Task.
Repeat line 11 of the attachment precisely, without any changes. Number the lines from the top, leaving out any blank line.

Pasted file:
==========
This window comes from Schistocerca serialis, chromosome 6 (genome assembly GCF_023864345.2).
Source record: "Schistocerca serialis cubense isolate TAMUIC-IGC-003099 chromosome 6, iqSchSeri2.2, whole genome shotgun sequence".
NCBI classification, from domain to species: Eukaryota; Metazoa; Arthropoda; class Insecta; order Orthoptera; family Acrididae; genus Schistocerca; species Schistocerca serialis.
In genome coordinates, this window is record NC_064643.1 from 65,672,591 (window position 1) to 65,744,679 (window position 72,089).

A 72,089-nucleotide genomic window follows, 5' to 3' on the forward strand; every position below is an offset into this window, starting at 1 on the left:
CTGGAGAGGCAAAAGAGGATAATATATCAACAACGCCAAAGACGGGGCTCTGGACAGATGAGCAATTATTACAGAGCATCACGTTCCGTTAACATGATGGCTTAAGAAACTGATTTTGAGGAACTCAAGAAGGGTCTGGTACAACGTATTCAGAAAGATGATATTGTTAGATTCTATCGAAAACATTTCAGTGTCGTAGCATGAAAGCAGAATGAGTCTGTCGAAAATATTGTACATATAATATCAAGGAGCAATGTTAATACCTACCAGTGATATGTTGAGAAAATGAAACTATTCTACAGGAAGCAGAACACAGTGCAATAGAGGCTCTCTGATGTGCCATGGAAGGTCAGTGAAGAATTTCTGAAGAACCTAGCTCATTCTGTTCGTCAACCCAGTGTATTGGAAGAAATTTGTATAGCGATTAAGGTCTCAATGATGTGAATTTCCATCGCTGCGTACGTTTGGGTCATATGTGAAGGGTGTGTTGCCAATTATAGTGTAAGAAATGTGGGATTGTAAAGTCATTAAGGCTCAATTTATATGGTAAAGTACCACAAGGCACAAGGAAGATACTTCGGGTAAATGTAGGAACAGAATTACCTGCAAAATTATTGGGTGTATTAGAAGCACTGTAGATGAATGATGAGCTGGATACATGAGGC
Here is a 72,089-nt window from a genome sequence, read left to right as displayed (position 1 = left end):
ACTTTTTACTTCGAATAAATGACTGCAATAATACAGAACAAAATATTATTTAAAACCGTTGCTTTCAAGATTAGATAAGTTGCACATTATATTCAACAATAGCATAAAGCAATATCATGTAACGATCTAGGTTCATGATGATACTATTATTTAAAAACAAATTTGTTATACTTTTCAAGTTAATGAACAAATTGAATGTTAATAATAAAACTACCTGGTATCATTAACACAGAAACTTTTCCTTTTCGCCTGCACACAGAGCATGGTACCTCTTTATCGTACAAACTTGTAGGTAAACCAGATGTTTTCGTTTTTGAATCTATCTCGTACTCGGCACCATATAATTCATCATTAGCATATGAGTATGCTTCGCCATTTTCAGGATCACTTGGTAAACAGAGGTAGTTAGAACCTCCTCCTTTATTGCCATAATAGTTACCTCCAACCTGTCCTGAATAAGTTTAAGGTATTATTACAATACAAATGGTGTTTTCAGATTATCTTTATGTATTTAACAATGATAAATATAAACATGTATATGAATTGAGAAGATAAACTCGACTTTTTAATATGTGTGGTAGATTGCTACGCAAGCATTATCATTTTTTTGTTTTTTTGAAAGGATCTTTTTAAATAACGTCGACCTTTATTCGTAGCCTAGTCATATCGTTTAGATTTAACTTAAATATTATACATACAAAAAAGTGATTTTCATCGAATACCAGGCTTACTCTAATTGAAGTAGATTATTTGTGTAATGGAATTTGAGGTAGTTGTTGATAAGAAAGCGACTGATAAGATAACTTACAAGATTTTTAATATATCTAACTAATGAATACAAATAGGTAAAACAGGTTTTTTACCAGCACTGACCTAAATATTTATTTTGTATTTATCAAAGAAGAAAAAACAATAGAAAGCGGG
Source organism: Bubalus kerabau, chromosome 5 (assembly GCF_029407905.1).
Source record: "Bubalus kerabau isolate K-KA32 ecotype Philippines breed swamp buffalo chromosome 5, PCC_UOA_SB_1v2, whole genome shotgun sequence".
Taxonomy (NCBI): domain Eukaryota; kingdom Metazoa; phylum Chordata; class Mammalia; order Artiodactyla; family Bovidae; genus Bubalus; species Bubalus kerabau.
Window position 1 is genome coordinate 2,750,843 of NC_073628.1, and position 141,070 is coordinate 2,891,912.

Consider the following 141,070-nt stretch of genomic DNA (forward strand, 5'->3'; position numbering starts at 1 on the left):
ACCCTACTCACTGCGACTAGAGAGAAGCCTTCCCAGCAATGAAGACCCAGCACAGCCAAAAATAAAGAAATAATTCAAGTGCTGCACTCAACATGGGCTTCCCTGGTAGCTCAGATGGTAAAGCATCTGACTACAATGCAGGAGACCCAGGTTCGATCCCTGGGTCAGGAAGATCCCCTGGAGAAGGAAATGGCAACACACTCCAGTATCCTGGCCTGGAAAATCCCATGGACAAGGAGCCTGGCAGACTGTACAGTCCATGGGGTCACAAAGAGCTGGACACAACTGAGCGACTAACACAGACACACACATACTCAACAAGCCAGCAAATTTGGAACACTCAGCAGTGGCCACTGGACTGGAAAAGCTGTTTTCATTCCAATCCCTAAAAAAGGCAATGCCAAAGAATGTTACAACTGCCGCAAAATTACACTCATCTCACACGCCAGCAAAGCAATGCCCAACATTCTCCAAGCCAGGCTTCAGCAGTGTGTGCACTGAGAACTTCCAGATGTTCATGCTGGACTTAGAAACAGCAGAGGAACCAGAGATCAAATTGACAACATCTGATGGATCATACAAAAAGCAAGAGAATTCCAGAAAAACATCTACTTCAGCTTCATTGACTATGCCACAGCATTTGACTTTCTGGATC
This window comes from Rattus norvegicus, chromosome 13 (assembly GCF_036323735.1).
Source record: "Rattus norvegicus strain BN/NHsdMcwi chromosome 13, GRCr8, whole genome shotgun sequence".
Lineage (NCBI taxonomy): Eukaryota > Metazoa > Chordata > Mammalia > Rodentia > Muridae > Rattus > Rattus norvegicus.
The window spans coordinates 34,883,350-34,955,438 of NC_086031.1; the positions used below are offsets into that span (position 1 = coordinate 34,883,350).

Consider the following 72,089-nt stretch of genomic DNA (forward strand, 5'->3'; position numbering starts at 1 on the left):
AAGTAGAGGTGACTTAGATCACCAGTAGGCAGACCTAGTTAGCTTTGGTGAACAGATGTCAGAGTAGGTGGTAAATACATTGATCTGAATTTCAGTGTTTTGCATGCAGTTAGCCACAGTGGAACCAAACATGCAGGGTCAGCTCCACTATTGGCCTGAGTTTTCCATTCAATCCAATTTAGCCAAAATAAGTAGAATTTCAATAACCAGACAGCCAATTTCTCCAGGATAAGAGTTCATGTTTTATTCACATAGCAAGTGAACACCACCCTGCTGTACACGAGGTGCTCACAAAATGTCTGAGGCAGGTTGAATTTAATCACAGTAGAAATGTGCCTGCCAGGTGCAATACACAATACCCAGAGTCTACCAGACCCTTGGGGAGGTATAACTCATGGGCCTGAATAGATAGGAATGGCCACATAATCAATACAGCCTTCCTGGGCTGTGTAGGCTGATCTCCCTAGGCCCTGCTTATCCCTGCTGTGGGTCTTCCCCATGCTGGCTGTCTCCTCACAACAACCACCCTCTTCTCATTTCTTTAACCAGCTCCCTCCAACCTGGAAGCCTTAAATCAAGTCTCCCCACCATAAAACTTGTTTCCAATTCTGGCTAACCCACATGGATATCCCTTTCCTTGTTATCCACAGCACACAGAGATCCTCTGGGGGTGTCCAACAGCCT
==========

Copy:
Taxonomy (NCBI): domain Eukaryota; kingdom Metazoa; phylum Chordata; class Mammalia; order Artiodactyla; family Bovidae; genus Bubalus; species Bubalus kerabau.